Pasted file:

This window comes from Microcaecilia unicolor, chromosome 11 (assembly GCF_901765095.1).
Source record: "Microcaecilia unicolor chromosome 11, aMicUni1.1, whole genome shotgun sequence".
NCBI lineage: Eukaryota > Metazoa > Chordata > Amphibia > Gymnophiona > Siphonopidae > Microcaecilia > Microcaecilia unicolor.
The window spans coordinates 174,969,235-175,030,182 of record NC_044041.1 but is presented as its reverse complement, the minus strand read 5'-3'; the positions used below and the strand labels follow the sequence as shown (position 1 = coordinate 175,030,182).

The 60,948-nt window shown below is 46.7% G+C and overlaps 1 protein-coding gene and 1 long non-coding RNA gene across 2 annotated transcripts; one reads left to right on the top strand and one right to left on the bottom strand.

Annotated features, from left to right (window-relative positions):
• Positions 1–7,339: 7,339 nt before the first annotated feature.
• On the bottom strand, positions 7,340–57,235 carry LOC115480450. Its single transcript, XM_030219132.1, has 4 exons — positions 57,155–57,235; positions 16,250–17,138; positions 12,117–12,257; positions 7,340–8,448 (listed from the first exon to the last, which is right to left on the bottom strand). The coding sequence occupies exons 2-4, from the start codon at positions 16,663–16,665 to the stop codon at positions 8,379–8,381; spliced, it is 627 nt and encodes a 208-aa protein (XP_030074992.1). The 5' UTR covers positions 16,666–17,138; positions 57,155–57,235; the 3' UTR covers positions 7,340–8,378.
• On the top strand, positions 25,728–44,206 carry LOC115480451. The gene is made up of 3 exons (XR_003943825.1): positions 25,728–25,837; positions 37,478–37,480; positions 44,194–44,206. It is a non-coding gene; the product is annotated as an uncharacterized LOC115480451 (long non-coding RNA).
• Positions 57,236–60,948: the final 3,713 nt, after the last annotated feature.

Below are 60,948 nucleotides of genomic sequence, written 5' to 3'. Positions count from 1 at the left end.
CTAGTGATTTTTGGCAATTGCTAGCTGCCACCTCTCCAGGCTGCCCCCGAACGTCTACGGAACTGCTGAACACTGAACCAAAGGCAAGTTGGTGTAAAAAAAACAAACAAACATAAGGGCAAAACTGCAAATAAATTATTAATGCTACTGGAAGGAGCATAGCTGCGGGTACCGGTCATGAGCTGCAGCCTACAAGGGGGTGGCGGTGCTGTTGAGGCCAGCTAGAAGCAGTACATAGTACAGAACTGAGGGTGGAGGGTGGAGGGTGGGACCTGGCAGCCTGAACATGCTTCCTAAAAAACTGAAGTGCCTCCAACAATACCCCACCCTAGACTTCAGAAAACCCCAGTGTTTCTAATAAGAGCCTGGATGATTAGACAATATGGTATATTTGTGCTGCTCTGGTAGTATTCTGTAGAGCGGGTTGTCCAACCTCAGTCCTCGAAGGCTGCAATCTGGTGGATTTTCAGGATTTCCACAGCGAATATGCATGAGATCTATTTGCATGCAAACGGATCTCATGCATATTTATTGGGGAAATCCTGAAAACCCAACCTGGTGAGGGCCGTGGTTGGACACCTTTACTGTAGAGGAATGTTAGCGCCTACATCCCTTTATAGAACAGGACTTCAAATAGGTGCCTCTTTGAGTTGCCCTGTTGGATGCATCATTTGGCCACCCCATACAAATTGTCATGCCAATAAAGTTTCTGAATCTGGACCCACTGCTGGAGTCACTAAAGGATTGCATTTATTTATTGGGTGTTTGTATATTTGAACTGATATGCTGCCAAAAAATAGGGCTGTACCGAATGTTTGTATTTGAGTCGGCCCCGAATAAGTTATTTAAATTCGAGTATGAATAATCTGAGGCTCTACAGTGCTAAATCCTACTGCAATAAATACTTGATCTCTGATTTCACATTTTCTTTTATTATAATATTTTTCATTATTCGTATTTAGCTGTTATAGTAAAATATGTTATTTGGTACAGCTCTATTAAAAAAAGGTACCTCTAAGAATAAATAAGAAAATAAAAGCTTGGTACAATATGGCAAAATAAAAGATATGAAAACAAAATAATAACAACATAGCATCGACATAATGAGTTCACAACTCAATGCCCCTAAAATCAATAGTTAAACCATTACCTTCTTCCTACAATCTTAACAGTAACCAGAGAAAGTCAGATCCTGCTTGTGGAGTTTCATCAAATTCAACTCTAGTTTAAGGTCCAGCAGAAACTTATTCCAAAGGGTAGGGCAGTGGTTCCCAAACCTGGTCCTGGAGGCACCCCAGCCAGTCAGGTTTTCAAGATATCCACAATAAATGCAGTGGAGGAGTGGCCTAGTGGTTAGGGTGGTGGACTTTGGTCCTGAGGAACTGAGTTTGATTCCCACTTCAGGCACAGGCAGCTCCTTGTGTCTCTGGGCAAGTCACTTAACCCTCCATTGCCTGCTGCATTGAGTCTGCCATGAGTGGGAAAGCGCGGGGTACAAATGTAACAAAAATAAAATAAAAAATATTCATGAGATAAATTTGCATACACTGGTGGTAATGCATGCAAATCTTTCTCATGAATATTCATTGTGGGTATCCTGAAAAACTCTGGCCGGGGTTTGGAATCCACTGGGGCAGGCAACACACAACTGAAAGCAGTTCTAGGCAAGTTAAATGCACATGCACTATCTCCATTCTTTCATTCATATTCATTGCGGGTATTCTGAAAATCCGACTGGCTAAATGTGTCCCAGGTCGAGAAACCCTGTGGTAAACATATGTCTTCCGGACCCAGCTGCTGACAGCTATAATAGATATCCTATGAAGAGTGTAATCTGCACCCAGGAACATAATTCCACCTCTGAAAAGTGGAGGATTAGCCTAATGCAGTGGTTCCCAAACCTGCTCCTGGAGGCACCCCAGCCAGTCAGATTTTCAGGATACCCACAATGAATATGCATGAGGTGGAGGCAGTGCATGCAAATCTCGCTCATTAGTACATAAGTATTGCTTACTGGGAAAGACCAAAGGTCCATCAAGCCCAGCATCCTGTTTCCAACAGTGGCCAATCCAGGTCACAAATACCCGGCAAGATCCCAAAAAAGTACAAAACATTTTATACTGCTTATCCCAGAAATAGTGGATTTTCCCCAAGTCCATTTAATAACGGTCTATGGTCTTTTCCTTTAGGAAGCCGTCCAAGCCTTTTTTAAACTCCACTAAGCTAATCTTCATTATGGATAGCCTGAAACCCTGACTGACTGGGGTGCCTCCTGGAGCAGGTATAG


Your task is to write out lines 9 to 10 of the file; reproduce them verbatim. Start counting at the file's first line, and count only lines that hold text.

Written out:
• On the top strand, positions 25,728–44,206 carry LOC115480451. The gene is made up of 3 exons (XR_003943825.1): positions 25,728–25,837; positions 37,478–37,480; positions 44,194–44,206. It is a non-coding gene; the product is annotated as an uncharacterized LOC115480451 (long non-coding RNA).
• Positions 57,236–60,948: the final 3,713 nt, after the last annotated feature.